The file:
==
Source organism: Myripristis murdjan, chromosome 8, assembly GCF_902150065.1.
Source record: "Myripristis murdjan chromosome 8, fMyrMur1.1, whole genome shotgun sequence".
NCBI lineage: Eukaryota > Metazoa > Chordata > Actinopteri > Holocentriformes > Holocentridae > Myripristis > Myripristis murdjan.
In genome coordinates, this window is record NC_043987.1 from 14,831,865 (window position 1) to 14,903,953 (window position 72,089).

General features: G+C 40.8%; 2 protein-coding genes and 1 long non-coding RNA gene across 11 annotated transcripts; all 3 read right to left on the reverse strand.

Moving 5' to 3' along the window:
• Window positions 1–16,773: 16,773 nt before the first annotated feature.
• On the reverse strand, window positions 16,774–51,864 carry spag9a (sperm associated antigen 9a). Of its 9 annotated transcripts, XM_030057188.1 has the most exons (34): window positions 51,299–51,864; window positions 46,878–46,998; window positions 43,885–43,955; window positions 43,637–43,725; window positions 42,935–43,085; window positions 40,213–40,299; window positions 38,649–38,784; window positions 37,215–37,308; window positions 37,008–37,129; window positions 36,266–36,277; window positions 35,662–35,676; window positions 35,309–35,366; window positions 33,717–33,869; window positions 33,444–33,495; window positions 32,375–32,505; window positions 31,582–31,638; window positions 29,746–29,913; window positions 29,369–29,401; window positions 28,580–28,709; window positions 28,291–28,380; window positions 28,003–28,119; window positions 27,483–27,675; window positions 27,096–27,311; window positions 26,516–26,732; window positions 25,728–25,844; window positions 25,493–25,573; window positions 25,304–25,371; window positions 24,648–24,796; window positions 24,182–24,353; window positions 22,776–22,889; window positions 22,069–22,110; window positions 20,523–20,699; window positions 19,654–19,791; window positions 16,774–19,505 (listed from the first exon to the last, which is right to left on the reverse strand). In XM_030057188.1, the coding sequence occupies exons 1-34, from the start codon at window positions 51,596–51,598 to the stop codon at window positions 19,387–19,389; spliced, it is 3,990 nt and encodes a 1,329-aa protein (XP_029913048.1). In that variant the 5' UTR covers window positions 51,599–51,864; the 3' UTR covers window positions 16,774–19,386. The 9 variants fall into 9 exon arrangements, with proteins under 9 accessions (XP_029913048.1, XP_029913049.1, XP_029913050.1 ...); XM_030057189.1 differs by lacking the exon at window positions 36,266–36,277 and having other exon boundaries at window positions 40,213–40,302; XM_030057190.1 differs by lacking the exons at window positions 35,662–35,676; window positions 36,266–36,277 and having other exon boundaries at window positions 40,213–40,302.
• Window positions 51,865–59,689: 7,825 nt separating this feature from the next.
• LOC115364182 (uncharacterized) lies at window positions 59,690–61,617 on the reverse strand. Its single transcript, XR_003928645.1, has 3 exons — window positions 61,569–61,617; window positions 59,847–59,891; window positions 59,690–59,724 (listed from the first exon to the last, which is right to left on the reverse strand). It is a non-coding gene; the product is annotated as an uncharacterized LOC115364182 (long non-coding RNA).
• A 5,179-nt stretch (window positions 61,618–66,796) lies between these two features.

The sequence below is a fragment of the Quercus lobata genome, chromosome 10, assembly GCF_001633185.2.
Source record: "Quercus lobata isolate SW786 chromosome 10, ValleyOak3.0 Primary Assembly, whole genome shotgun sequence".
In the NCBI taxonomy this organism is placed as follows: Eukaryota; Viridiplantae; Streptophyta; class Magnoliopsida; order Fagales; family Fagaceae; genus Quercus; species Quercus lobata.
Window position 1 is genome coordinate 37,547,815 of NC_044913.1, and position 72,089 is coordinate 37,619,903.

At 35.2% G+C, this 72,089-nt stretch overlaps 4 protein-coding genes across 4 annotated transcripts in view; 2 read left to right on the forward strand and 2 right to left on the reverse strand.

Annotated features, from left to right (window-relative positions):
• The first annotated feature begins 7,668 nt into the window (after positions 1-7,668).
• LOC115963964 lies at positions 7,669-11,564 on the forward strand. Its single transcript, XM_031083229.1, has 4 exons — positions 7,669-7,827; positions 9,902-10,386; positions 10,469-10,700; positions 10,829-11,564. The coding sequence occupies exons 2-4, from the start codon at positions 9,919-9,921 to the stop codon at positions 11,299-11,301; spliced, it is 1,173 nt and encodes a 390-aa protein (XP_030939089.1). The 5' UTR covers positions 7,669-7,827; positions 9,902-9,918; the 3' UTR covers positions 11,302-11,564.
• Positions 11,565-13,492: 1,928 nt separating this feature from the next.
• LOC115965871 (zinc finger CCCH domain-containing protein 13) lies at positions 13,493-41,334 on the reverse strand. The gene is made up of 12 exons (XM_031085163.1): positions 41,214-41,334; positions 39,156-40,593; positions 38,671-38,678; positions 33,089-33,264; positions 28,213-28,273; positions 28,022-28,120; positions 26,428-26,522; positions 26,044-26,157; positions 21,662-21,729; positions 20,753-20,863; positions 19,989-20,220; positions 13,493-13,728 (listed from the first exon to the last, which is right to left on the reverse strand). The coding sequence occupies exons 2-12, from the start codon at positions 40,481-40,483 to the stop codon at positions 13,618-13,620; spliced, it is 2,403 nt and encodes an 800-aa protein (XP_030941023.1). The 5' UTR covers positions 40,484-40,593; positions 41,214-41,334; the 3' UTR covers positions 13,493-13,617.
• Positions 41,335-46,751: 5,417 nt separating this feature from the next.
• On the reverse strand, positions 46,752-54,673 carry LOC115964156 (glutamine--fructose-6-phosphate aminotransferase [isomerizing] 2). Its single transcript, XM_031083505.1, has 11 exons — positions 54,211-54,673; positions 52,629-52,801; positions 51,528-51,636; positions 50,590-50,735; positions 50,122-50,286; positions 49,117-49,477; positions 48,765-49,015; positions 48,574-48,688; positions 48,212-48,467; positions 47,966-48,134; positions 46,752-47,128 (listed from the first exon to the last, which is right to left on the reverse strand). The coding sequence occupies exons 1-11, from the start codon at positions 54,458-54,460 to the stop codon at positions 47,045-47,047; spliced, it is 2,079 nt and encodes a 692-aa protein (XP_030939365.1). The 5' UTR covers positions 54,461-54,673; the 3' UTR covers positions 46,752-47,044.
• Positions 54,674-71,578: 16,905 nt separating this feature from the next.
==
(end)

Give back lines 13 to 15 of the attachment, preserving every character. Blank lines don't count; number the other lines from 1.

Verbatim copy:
Source record: "Quercus lobata isolate SW786 chromosome 10, ValleyOak3.0 Primary Assembly, whole genome shotgun sequence".
In the NCBI taxonomy this organism is placed as follows: Eukaryota; Viridiplantae; Streptophyta; class Magnoliopsida; order Fagales; family Fagaceae; genus Quercus; species Quercus lobata.
Window position 1 is genome coordinate 37,547,815 of NC_044913.1, and position 72,089 is coordinate 37,619,903.